This is part 2 of a 3 part series on prototyping experiences with live location data using Framer and Mapbox. In part 1, we added live location to a map with markers and popups. In part 2, we build up on the code to get routes and places, then animate movement on the map.
In part 1, we set up Framer to use Mapbox and added simple markers on the map. In part 2, let’s move on to more advanced experiences using Mapbox APIs.
Get place name
We will use the Mapbox reverse geocoding API to get place names.
Note — We are using the url in
bypass_cors as a service in order to bypass cross origin request issues (CORS).
Note — Mapbox returns an array of possible matches to a given lat long. By default, we are taking the first entry of the array and showing its name. In case you want to search for specific category of places or show the address in a different way — you can easily change query params and the way you construct the address string. Find more in their API Documentation.
Show place name in the popup on click
Now that we have the function to fetch the place name, let us modify our
addInfobox function we created in part 1 to show the right place name on click.
Get route between places
Let us move on to drawing routes between two places. Mapbox provides Directions API that can give you the route between two places. We will also use Turf — a library of really helpful functions for map.
Let’s define two points
destination between which we want to draw the routes. We would call the
getRoute function to fetch the directions.
Once we have the path on the map, we would need to draw a line on map. We have defined the line properties in
drive_line_paint and let’s also define a
drive_step which we would come to later.
Note — If you wish to change the styling of the line, refer to this documentation — https://www.mapbox.com/mapbox-gl-js/style-spec/#layers-line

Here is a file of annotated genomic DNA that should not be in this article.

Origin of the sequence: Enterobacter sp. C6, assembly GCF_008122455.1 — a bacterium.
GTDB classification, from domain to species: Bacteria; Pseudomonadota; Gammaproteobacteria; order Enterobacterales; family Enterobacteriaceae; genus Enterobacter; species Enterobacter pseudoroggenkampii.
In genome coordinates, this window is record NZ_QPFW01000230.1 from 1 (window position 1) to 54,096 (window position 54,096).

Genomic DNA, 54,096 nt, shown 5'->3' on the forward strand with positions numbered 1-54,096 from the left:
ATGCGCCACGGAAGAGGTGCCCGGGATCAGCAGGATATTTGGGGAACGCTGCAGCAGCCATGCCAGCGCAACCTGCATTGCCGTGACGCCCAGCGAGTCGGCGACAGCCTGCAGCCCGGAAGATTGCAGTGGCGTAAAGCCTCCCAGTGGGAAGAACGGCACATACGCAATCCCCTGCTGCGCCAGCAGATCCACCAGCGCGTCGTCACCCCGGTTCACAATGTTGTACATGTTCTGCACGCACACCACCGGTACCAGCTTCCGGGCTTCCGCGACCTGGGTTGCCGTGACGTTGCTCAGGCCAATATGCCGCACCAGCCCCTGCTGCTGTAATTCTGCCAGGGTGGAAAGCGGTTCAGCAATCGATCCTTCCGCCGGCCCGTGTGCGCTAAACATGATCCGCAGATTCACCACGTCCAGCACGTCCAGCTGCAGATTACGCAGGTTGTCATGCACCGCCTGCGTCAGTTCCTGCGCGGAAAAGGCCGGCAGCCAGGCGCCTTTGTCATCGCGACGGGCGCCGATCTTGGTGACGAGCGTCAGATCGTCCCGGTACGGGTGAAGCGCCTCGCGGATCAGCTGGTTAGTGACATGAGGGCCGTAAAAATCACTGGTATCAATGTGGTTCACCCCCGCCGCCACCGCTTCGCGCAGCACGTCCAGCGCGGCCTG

The trick to doing that is to keep on adding points to the line
geojson object over certain time intervals which would give the effect of a line being drawn.
For this to happen, we first need to break down the path into multiple points separated at a distance. That’s where the
drive_step comes into picture.
Then we define a
geojson object for our line and finally we loop over all the points over a set interval to keep adding them.
Note — You might have to play with the
drive_step variable and the
interval to get the perfect animation based on your zoom view and preferences.
At the end of this example, you should have an animated line between two points.
Auto adjust zoom to include the route
At this point, we might want to define another helpful function to automatically adjust the map to zoom to a level that includes the 2 points
Show movement on the map
Now that we have a source, destination and the route between two points, the next step is to move the marker over that route.
It is actually quite similar to how we had drawn the line. Here, instead of adding points to a
geojson object, we would just be changing the location of the marker and the pulse marker.
If you have read this far, you would have got a pretty good idea of how to use different Mapbox APIs and use real data in these prototypes. If you still have any doubts, feel free to write to me at firstname.lastname@example.org.
In the next part, I share learnings from maintaining these prototypes as they grow in functionality, some best practices for structuring them and some more advanced functions you might need.
We at HyperTrack are doing some really amazing things with location. Have any doubts, doing interesting things with location or just want to have a coffee ☕️ — say 👋 to our team in Bangalore and San Francisco.